SeaWorld Falls as Quarterly Loss Exceeds Analysts’ EstimatesChristopher Palmeri
SeaWorld Entertainment Inc., the theme-park operator under fire from animal activists, posted a fourth-quarter loss that exceeded analysts’ estimates as attendance fell. The stock lost 5.8 percent.
The Orlando, Florida-based company on Thursday reported a loss of 21 cents a share, excluding items, compared with the 15-cent loss projected by analysts. Revenue shrank 2.7 percent to $264.5 million, beating the $252.6 million average of estimates compiled by Bloomberg.
The company battled a drop in attendance during a typically slow quarter for theme-park operators, and incurred expenses such as severance pay related to longer-term efforts to lower costs. Attendance at SeaWorld has been hurt by a 2013 documentary called “Blackfish” that argued the company’s performing killer whales shouldn’t be kept in captivity.
SeaWorld fell to $19.17 at the close in New York and is up 7.1 percent this year. The company said it will provide 2015 guidance with the next earnings release.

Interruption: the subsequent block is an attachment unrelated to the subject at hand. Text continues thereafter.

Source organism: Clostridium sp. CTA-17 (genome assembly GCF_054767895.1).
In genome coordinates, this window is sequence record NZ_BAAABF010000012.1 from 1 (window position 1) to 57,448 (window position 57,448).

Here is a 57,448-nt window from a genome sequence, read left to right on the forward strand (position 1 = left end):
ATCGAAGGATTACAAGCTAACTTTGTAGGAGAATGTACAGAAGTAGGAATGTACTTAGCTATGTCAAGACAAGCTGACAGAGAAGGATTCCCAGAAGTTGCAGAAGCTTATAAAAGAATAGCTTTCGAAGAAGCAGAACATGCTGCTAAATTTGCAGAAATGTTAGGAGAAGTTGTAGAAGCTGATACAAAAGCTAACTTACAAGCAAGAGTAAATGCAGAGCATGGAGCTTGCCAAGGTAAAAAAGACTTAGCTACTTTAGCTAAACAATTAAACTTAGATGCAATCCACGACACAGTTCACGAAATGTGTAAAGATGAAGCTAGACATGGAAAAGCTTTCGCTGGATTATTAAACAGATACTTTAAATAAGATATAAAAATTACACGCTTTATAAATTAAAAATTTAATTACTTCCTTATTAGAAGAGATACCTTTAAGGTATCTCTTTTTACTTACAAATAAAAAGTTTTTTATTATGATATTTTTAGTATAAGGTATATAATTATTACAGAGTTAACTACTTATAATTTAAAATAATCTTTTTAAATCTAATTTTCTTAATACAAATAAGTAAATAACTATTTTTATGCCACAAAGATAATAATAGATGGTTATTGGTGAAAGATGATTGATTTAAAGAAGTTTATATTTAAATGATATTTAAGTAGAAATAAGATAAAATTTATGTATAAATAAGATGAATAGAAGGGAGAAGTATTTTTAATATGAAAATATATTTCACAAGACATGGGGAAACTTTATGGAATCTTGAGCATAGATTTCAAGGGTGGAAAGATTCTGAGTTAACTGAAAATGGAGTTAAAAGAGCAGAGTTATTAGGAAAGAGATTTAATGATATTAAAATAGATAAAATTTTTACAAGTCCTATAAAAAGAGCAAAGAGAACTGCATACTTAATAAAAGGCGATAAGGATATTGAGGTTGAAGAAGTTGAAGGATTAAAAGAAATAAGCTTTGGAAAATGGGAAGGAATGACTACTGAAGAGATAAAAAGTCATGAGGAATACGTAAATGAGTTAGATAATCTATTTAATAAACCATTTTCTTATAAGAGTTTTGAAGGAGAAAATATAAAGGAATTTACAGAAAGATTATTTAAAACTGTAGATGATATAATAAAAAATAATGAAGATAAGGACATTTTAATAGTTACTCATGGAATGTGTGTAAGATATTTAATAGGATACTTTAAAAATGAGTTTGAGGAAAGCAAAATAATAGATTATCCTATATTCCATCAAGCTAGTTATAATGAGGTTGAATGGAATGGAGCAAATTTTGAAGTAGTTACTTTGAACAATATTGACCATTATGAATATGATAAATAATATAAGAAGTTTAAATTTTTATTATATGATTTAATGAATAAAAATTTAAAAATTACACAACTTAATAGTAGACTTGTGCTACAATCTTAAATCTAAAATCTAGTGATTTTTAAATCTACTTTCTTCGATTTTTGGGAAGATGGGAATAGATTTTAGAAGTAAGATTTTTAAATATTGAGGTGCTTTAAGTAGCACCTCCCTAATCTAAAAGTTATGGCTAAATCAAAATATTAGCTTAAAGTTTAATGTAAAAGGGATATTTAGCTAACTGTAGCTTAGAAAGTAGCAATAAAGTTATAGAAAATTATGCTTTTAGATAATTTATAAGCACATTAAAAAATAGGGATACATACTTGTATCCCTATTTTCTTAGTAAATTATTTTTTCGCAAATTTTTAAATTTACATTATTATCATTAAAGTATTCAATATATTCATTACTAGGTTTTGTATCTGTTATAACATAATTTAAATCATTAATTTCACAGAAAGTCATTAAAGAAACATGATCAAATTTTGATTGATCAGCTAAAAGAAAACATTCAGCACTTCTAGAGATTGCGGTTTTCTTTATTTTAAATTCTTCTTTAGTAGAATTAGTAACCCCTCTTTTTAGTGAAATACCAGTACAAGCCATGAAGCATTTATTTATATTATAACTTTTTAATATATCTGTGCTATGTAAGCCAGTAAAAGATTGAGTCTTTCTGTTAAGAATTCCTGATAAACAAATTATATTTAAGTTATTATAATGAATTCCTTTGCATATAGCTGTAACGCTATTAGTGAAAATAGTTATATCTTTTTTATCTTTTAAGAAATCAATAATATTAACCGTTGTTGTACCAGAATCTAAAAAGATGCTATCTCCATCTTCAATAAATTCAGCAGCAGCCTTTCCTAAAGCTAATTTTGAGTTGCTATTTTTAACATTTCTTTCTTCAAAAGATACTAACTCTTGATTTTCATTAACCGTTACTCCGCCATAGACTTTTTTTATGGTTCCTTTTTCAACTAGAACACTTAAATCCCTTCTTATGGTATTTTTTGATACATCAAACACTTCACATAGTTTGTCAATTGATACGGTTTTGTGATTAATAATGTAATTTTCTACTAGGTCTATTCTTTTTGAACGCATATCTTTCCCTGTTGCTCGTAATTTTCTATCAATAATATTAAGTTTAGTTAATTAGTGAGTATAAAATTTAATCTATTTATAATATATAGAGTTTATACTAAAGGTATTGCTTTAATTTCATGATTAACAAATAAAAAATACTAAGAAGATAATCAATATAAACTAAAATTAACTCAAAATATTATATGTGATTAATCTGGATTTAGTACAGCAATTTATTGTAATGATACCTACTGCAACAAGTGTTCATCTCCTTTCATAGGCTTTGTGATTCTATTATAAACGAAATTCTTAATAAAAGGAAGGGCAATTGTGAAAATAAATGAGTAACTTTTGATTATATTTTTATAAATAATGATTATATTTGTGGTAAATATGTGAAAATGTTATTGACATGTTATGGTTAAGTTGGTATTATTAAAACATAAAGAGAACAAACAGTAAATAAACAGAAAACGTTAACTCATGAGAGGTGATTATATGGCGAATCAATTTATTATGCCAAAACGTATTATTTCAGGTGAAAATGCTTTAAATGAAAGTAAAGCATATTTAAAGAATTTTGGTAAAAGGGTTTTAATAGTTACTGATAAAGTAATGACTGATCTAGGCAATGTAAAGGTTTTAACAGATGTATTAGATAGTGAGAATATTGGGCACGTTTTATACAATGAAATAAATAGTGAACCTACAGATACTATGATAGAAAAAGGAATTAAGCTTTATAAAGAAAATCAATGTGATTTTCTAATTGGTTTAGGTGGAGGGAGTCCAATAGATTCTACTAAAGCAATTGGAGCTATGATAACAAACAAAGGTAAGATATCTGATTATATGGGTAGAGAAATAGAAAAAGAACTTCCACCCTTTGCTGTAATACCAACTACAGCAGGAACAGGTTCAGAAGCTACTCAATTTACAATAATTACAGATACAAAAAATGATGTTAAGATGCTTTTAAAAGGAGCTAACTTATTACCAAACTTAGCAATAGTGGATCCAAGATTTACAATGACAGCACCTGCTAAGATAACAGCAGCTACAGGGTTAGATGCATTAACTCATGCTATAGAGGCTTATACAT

Since the film’s release, entertainers such as Willie Nelson have canceled park appearances and marketing partners including Southwest Airlines Co. have ended their relationships. SeaWorld’s Chief Executive Officer Jim Atchison stepped aside last month.
Attendance for the quarter fell to 4.4 million visitors from 4.5 million a year earlier, SeaWorld said. The company owns 11 theme parks in the U.S.
“It has never been clearer that the tide has turned,” Jared Goodman, director of animal law at the People for the Ethical Treatment of Animals Foundation in Washington, said in an e-mailed statement.
Some of the negative trends seen in the third quarter have begun to ease, SeaWorld said Thursday. Guest spending rose 2 percent, according to the statement.
The company has introduced promotions to lure guests back, including free parking in San Diego and a Christian concert series in Orlando, Chairman and interim CEO David D’Alessandro said on a call with investors.
The company plans a new ad campaign starting April 1 to counteract negative public opinion generated by animal activists, D’Alessandro said.
“It can best be described as a campaign about the truth of SeaWorld, and we’re very, very eager to get that into the marketplace,” he said on the call.
SeaWorld is continuing its search for a new CEO and should have one in place in the company’s original six-to-nine month time frame, according to D’Alessandro.